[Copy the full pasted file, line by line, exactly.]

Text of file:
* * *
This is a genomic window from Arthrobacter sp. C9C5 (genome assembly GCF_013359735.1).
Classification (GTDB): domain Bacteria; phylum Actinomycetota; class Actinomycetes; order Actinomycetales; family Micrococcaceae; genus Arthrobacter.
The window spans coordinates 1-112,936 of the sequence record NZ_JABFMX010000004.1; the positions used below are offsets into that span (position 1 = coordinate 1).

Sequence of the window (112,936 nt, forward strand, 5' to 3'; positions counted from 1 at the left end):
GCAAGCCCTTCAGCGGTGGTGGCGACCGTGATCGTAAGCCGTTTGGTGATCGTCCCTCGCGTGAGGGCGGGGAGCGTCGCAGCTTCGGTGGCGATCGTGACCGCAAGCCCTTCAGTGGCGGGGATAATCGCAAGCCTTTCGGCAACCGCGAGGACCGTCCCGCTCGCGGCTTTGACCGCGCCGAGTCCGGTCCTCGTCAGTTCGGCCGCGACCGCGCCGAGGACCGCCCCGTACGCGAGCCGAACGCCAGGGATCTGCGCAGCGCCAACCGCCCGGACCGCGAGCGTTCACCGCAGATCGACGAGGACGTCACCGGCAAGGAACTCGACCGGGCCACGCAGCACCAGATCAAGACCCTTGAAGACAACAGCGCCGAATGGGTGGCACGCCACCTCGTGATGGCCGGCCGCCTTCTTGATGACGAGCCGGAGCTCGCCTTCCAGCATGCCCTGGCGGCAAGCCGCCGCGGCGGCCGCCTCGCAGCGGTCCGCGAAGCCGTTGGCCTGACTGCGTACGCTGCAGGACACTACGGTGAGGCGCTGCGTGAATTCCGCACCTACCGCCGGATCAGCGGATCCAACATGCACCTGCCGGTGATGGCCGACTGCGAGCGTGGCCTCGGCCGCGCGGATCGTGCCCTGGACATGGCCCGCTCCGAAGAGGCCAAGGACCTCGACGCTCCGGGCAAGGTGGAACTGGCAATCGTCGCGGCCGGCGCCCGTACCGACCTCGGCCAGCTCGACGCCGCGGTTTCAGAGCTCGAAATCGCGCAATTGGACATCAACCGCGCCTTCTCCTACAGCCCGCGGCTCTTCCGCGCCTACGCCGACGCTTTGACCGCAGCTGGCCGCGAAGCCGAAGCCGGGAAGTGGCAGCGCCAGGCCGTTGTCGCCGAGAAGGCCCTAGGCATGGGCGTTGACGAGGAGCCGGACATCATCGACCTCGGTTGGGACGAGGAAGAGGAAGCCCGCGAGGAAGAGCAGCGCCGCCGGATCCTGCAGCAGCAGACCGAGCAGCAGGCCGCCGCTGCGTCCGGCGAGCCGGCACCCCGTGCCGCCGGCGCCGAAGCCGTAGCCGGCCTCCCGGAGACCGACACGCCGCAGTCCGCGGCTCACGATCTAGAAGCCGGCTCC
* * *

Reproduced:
This is a genomic window from Arthrobacter sp. C9C5 (genome assembly GCF_013359735.1).
Classification (GTDB): domain Bacteria; phylum Actinomycetota; class Actinomycetes; order Actinomycetales; family Micrococcaceae; genus Arthrobacter.
The window spans coordinates 1-112,936 of the sequence record NZ_JABFMX010000004.1; the positions used below are offsets into that span (position 1 = coordinate 1).

Sequence of the window (112,936 nt, forward strand, 5' to 3'; positions counted from 1 at the left end):
GCAAGCCCTTCAGCGGTGGTGGCGACCGTGATCGTAAGCCGTTTGGTGATCGTCCCTCGCGTGAGGGCGGGGAGCGTCGCAGCTTCGGTGGCGATCGTGACCGCAAGCCCTTCAGTGGCGGGGATAATCGCAAGCCTTTCGGCAACCGCGAGGACCGTCCCGCTCGCGGCTTTGACCGCGCCGAGTCCGGTCCTCGTCAGTTCGGCCGCGACCGCGCCGAGGACCGCCCCGTACGCGAGCCGAACGCCAGGGATCTGCGCAGCGCCAACCGCCCGGACCGCGAGCGTTCACCGCAGATCGACGAGGACGTCACCGGCAAGGAACTCGACCGGGCCACGCAGCACCAGATCAAGACCCTTGAAGACAACAGCGCCGAATGGGTGGCACGCCACCTCGTGATGGCCGGCCGCCTTCTTGATGACGAGCCGGAGCTCGCCTTCCAGCATGCCCTGGCGGCAAGCCGCCGCGGCGGCCGCCTCGCAGCGGTCCGCGAAGCCGTTGGCCTGACTGCGTACGCTGCAGGACACTACGGTGAGGCGCTGCGTGAATTCCGCACCTACCGCCGGATCAGCGGATCCAACATGCACCTGCCGGTGATGGCCGACTGCGAGCGTGGCCTCGGCCGCGCGGATCGTGCCCTGGACATGGCCCGCTCCGAAGAGGCCAAGGACCTCGACGCTCCGGGCAAGGTGGAACTGGCAATCGTCGCGGCCGGCGCCCGTACCGACCTCGGCCAGCTCGACGCCGCGGTTTCAGAGCTCGAAATCGCGCAATTGGACATCAACCGCGCCTTCTCCTACAGCCCGCGGCTCTTCCGCGCCTACGCCGACGCTTTGACCGCAGCTGGCCGCGAAGCCGAAGCCGGGAAGTGGCAGCGCCAGGCCGTTGTCGCCGAGAAGGCCCTAGGCATGGGCGTTGACGAGGAGCCGGACATCATCGACCTCGGTTGGGACGAGGAAGAGGAAGCCCGCGAGGAAGAGCAGCGCCGCCGGATCCTGCAGCAGCAGACCGAGCAGCAGGCCGCCGCTGCGTCCGGCGAGCCGGCACCCCGTGCCGCCGGCGCCGAAGCCGTAGCCGGCCTCCCGGAGACCGACACGCCGCAGTCCGCGGCTCACGATCTAGAAGCCGGCTCC